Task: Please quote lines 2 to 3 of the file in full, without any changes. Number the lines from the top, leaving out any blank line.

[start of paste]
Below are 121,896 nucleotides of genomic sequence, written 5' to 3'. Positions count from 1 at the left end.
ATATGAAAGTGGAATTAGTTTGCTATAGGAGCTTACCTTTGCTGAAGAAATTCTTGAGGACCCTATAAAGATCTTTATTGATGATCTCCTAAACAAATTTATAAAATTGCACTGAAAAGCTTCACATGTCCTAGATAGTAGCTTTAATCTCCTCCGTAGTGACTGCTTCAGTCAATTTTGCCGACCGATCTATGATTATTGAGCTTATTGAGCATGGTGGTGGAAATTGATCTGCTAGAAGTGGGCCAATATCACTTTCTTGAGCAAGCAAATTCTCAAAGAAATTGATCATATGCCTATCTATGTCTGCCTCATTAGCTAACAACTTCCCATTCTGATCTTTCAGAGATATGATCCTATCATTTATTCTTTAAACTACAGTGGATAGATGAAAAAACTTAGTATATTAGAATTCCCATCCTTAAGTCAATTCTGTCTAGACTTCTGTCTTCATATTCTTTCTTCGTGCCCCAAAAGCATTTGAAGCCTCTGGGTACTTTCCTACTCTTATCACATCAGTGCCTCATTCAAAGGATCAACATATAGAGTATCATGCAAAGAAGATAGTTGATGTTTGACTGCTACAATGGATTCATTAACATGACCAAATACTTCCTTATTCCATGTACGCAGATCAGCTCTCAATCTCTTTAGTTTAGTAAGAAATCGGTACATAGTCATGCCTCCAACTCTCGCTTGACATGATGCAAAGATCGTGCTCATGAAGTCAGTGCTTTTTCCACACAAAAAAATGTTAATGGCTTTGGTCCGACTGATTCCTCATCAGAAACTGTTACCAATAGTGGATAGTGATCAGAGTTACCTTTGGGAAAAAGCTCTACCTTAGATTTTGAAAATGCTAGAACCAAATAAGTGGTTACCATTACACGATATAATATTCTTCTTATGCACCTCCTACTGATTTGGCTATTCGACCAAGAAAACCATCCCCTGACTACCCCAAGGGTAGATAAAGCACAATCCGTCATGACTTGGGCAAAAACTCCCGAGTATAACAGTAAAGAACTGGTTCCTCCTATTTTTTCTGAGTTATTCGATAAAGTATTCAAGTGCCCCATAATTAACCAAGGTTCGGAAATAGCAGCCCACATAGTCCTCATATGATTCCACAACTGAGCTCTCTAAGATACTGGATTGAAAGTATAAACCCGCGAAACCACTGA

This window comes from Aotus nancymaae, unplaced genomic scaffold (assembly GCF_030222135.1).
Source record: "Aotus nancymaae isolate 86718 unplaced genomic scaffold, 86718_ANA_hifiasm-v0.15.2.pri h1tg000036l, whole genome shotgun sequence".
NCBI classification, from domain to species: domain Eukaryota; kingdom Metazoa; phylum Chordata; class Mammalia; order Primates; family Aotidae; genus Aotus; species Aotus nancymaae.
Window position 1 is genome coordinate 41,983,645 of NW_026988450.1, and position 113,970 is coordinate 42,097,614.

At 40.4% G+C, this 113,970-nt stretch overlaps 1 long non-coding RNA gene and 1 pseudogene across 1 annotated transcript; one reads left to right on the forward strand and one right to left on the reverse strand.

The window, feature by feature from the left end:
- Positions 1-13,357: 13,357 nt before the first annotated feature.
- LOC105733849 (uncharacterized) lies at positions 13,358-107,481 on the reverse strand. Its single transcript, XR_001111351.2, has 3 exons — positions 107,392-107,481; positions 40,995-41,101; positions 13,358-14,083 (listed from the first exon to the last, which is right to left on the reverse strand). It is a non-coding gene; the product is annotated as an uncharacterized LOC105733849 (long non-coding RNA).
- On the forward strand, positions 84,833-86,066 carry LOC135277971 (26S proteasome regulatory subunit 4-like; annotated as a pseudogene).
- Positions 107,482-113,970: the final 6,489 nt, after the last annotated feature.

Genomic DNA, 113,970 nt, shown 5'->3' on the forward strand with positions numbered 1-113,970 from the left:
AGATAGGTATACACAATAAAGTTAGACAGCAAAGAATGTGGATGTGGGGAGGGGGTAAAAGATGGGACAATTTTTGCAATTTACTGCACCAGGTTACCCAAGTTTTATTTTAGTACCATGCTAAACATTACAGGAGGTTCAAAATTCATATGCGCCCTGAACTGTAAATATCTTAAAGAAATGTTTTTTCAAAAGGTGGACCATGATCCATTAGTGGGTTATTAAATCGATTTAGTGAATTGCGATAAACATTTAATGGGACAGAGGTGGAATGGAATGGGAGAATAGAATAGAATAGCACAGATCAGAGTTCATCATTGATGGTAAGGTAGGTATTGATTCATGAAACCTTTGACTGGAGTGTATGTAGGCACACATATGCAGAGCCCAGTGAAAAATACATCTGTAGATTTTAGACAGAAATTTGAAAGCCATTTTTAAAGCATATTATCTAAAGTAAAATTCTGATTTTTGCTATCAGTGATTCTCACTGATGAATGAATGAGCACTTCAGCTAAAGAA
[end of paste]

ATATGAAAGTGGAATTAGTTTGCTATAGGAGCTTACCTTTGCTGAAGAAATTCTTGAGGACCCTATAAAGATCTTTATTGATGATCTCCTAAACAAATTTATAAAATTGCACTGAAAAGCTTCACATGTCCTAGATAGTAGCTTTAATCTCCTCCGTAGTGACTGCTTCAGTCAATTTTGCCGACCGATCTATGATTATTGAGCTTATTGAGCATGGTGGTGGAAATTGATCTGCTAGAAGTGGGCCAATATCACTTTCTTGAGCAAGCAAATTCTCAAAGAAATTGATCATATGCCTATCTATGTCTGCCTCATTAGCTAACAACTTCCCATTCTGATCTTTCAGAGATATGATCCTATCATTTATTCTTTAAACTACAGTGGATAGATGAAAAAACTTAGTATATTAGAATTCCCATCCTTAAGTCAATTCTGTCTAGACTTCTGTCTTCATATTCTTTCTTCGTGCCCCAAAAGCATTTGAAGCCTCTGGGTACTTTCCTACTCTTATCACATCAGTGCCTCATTCAAAGGATCAACATATAGAGTATCATGCAAAGAAGATAGTTGATGTTTGACTGCTACAATGGATTCATTAACATGACCAAATACTTCCTTATTCCATGTACGCAGATCAGCTCTCAATCTCTTTAGTTTAGTAAGAAATCGGTACATAGTCATGCCTCCAACTCTCGCTTGACATGATGCAAAGATCGTGCTCATGAAGTCAGTGCTTTTTCCACACAAAAAAATGTTAATGGCTTTGGTCCGACTGATTCCTCATCAGAAACTGTTACCAATAGTGGATAGTGATCAGAGTTACCTTTGGGAAAAAGCTCTACCTTAGATTTTGAAAATGCTAGAACCAAATAAGTGGTTACCATTACACGATATAATATTCTTCTTATGCACCTCCTACTGATTTGGCTATTCGACCAAGAAAACCATCCCCTGACTACCCCAAGGGTAGATAAAGCACAATCCGTCATGACTTGGGCAAAAACTCCCGAGTATAACAGTAAAGAACTGGTTCCTCCTATTTTTTCTGAGTTATTCGATAAAGTATTCAAGTGCCCCATAATTAACCAAGGTTCGGAAATAGCAGCCCACATAGTCCTCATATGATTCCACAACTGAGCTCTCTAAGATACTGGATTGAAAGTATAAACCCGCGAAACCACTGA

This window comes from Aotus nancymaae, unplaced genomic scaffold (assembly GCF_030222135.1).